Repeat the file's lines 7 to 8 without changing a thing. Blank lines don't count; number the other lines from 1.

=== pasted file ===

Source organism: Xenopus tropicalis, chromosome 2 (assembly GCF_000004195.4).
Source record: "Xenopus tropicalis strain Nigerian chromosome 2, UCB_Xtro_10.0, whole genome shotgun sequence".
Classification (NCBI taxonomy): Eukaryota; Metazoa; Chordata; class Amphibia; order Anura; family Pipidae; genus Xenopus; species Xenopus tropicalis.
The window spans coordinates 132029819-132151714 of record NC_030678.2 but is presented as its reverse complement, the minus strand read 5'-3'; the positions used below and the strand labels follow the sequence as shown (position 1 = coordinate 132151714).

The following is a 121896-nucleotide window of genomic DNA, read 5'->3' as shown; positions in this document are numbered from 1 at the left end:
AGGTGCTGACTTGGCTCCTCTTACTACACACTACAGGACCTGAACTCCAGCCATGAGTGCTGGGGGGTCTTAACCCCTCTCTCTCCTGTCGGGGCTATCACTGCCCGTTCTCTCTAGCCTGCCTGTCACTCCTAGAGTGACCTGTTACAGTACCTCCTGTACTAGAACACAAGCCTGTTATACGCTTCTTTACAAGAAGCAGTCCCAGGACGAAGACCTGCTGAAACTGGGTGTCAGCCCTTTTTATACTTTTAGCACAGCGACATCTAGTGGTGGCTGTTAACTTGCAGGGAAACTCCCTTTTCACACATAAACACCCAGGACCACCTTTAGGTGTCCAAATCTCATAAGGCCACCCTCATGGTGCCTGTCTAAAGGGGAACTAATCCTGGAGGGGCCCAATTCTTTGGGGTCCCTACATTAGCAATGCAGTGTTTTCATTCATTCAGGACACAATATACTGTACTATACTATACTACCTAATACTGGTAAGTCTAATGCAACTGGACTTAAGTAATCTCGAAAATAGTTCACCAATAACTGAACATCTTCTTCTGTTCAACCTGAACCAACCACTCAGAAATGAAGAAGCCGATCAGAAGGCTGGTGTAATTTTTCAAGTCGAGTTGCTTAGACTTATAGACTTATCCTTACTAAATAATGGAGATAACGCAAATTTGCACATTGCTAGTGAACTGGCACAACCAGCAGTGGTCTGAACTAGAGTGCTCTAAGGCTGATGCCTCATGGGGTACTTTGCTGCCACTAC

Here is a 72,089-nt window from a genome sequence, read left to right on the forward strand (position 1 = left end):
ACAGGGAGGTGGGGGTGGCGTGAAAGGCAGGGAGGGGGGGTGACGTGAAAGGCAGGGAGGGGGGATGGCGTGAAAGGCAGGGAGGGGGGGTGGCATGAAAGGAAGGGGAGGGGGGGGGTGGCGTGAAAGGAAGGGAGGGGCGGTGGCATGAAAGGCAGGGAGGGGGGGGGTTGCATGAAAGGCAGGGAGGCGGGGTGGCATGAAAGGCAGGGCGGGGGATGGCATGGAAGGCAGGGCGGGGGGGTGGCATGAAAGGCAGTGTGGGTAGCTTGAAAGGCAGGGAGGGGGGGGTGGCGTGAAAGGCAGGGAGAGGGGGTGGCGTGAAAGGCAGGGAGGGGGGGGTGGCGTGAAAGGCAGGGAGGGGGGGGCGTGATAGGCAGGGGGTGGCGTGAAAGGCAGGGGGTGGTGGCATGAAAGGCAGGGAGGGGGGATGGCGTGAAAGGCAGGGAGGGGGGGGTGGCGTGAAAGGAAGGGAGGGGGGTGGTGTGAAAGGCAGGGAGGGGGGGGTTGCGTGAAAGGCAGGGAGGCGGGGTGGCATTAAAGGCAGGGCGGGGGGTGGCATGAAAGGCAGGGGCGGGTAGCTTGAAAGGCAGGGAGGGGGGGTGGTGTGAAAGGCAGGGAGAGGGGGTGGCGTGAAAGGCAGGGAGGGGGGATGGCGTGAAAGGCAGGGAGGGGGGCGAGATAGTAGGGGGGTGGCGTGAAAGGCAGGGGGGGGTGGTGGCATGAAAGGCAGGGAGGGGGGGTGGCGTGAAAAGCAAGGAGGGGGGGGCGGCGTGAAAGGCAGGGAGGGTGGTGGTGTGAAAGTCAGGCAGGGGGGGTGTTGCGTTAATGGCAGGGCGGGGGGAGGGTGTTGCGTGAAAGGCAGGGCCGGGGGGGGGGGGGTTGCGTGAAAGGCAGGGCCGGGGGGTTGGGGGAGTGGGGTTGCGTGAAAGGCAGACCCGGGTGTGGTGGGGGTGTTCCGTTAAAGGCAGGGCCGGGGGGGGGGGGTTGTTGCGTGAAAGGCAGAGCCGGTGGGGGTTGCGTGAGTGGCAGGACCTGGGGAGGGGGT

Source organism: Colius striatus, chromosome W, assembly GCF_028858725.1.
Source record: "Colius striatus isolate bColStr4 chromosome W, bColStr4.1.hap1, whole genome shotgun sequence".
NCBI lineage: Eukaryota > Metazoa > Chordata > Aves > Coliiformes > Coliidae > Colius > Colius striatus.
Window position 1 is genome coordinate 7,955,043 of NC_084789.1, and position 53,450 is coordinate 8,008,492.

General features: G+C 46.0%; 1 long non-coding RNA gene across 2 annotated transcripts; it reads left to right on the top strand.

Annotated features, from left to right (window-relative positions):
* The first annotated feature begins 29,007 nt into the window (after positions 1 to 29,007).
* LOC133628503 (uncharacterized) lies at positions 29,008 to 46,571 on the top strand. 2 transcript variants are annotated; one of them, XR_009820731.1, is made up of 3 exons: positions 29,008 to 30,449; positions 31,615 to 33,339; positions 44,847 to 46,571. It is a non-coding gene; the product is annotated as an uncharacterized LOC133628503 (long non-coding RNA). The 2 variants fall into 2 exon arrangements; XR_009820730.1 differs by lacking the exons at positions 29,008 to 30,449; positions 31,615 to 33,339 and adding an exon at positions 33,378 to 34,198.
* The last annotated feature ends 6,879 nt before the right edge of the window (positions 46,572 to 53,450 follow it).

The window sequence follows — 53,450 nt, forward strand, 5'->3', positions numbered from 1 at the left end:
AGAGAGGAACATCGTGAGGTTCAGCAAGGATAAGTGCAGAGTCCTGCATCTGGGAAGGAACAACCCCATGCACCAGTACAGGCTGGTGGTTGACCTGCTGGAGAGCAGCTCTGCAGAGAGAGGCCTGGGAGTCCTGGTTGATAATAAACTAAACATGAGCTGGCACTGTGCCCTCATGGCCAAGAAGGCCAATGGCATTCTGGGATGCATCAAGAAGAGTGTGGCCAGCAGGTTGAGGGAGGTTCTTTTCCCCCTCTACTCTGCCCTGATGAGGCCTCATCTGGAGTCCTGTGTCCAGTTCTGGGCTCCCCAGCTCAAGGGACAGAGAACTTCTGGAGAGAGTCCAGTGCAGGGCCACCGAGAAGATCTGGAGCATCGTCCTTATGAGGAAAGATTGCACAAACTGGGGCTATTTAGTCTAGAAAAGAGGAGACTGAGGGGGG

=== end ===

Here is a 72,089-nt window from a genome sequence, read left to right on the forward strand (position 1 = left end):
ACAGGGAGGTGGGGGTGGCGTGAAAGGCAGGGAGGGGGGGTGACGTGAAAGGCAGGGAGGGGGGATGGCGTGAAAGGCAGGGAGGGGGGGTGGCATGAAAGGAAGGGGAGGGGGGGGGTGGCGTGAAAGGAAGGGAGGGGCGGTGGCATGAAAGGCAGGGAGGGGGGGGGTTGCATGAAAGGCAGGGAGGCGGGGTGGCATGAAAGGCAGGGCGGGGGATGGCATGGAAGGCAGGGCGGGGGGGTGGCATGAAAGGCAGTGTGGGTAGCTTGAAAGGCAGGGAGGGGGGGGTGGCGTGAAAGGCAGGGAGAGGGGGTGGCGTGAAAGGCAGGGAGGGGGGGGTGGCGTGAAAGGCAGGGAGGGGGGGGCGTGATAGGCAGGGGGTGGCGTGAAAGGCAGGGGGTGGTGGCATGAAAGGCAGGGAGGGGGGATGGCGTGAAAGGCAGGGAGGGGGGGGTGGCGTGAAAGGAAGGGAGGGGGGTGGTGTGAAAGGCAGGGAGGGGGGGGTTGCGTGAAAGGCAGGGAGGCGGGGTGGCATTAAAGGCAGGGCGGGGGGTGGCATGAAAGGCAGGGGCGGGTAGCTTGAAAGGCAGGGAGGGGGGGTGGTGTGAAAGGCAGGGAGAGGGGGTGGCGTGAAAGGCAGGGAGGGGGGATGGCGTGAAAGGCAGGGAGGGGGGCGAGATAGTAGGGGGGTGGCGTGAAAGGCAGGGGGGGGTGGTGGCATGAAAGGCAGGGAGGGGGGGTGGCGTGAAAAGCAAGGAGGGGGGGGCGGCGTGAAAGGCAGGGAGGGTGGTGGTGTGAAAGTCAGGCAGGGGGGGTGTTGCGTTAATGGCAGGGCGGGGGGAGGGTGTTGCGTGAAAGGCAGGGCCGGGGGGGGGGGGGTTGCGTGAAAGGCAGGGCCGGGGGGTTGGGGGAGTGGGGTTGCGTGAAAGGCAGACCCGGGTGTGGTGGGGGTGTTCCGTTAAAGGCAGGGCCGGGGGGGGGGGGTTGTTGCGTGAAAGGCAGAGCCGGTGGGGGTTGCGTGAGTGGCAGGACCTGGGGAGGGGGT